Still courtesy of TIFF.
Essential Killing has been billed as Jerzy Skolimowski’s exercise in “pure cinema.” But a more fitting billing would be “Jerzy Skolimowski’s exercise in pure cinema in which Vincent Gallo kills a lot of stuff.” Gallo plays an Afghan militant, captured by the U.S. military and deported to a secret prison facility in a frostbitten Eastern European nation (likely Poland, Skolimowski’s own backyard). After an accident on the road, he escapes and is forced to fend off the land in any way he can.
By and large, the characters in Essential Killing are nameless, and Gallo’s casting initially suggests that his character is in fact an American enemy combatant (the credits reveal his character’s name to be Mohammad, which undermines this reading slightly). But it’s not a film about character, or plotting, or grand political critiques lobbed at U.S. foreign policy. Our sympathies towards Gallo’s Taliban fighter shift constantly. At first we seem him firing a rocket, largely unprovoked, at U.S. soldiers poking around the entrance to a cave. Then we see him hunted down, rendered nearly deaf, and water-boarded. Then we watch him survive eating raw fish in the wilderness. But also by assaulting a nursing mother and imposing himself upon her teat. He’s not some allegorical prop or John Walker Lindh proxy. He’s a man thrust into exceptional circumstances, an incidentally politicized Survivorman.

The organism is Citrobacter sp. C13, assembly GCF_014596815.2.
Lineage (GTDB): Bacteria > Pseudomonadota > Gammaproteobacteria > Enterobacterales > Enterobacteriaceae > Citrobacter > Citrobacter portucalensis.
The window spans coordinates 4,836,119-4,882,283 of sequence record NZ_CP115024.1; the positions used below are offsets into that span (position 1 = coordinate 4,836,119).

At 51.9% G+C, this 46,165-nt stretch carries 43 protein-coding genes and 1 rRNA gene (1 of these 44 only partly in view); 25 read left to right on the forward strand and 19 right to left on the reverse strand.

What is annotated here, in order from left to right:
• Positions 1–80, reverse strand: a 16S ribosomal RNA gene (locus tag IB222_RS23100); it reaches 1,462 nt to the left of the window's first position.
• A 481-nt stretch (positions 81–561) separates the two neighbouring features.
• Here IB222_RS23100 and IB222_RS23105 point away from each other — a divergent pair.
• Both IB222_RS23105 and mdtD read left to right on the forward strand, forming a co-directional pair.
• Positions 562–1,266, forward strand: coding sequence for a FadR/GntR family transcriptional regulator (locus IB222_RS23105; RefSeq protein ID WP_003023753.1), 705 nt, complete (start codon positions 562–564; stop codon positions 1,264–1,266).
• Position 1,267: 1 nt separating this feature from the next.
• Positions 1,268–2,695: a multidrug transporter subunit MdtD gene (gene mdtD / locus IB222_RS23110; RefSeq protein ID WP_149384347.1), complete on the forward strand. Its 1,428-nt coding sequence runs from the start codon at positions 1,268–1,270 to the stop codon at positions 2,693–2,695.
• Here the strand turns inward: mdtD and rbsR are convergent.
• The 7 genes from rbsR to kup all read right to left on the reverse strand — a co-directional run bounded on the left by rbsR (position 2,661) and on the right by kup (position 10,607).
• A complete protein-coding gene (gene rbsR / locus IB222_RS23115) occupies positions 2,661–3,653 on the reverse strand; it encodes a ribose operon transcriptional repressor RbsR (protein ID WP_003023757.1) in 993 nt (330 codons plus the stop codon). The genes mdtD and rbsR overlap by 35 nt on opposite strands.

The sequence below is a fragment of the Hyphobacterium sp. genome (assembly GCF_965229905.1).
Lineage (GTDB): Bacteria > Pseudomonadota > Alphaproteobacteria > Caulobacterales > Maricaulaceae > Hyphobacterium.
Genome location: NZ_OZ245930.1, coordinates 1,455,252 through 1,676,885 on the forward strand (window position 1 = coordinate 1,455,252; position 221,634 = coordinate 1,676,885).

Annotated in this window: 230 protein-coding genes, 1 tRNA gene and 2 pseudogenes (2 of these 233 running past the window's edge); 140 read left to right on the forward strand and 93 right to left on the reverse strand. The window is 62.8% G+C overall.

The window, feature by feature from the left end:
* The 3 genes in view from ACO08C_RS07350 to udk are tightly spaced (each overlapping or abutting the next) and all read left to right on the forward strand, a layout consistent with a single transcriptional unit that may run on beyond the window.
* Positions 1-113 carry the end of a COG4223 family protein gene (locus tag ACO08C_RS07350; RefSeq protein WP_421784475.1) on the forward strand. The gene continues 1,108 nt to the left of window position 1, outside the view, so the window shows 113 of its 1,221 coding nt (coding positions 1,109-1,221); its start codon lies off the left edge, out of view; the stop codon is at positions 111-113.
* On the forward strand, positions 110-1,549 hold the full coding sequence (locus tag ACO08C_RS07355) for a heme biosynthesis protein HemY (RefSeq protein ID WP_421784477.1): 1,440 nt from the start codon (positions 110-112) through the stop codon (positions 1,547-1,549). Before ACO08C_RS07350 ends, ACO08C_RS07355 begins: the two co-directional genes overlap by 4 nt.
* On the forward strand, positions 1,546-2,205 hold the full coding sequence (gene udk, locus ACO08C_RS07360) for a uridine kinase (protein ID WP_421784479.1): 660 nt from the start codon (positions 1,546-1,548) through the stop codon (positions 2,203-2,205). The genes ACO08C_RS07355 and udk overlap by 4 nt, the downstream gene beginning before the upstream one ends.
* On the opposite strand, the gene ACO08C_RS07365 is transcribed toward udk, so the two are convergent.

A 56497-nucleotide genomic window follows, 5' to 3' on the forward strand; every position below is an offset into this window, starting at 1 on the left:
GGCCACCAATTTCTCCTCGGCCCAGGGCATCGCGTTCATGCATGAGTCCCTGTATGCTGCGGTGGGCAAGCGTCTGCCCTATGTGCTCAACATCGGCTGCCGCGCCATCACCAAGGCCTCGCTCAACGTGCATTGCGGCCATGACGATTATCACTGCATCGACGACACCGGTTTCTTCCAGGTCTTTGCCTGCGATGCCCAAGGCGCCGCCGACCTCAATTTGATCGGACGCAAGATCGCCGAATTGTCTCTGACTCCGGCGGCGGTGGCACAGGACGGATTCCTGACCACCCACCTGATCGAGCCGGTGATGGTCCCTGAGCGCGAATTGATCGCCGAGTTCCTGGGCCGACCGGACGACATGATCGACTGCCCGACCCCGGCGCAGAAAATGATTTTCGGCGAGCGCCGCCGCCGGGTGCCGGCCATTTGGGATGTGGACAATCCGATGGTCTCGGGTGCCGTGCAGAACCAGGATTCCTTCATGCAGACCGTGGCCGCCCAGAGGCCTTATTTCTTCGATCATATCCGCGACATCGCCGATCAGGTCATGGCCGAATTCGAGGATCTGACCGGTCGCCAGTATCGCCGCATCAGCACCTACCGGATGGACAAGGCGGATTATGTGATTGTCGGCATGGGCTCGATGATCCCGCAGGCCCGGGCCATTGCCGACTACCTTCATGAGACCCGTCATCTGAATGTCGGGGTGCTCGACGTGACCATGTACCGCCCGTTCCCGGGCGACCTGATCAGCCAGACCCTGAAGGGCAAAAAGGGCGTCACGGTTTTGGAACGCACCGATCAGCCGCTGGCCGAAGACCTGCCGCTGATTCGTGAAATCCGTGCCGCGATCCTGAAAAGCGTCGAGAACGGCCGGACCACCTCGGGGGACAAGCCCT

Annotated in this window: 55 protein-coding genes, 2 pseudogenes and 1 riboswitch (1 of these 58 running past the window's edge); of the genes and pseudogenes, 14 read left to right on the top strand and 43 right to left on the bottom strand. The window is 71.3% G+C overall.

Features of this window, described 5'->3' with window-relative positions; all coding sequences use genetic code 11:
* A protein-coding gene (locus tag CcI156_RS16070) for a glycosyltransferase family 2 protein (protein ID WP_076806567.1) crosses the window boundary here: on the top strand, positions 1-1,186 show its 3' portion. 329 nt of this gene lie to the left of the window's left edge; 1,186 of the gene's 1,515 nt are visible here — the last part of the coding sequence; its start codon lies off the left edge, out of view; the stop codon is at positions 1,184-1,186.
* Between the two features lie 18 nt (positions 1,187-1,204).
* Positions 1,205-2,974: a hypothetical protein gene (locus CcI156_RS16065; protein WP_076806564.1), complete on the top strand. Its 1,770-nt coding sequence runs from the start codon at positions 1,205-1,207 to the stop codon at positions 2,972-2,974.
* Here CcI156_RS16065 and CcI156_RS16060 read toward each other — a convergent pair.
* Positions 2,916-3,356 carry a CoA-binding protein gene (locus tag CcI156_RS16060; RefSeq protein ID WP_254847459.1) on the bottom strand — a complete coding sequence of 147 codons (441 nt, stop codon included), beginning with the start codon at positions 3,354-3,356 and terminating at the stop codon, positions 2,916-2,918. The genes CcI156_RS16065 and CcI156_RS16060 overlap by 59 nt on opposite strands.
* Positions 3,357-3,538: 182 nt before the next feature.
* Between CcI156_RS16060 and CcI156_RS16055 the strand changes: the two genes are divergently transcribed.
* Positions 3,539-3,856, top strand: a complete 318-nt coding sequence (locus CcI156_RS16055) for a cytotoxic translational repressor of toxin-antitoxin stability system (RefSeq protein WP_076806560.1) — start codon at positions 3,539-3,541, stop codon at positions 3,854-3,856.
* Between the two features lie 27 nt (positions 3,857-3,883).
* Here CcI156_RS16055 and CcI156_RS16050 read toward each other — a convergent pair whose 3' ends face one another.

Gallo offers an astounding, wordless performance. Countless arrangements of pain, confusion, and mania flash across his eyes; his body becomes a well-worked instrument of feral endurance. Without the strength of this performance, Essential Killing would be little more than an endurance test. It’s by no means essential viewing, but if you want to see what a political thriller looks like without all the politics and talking, well, what other option have you got?
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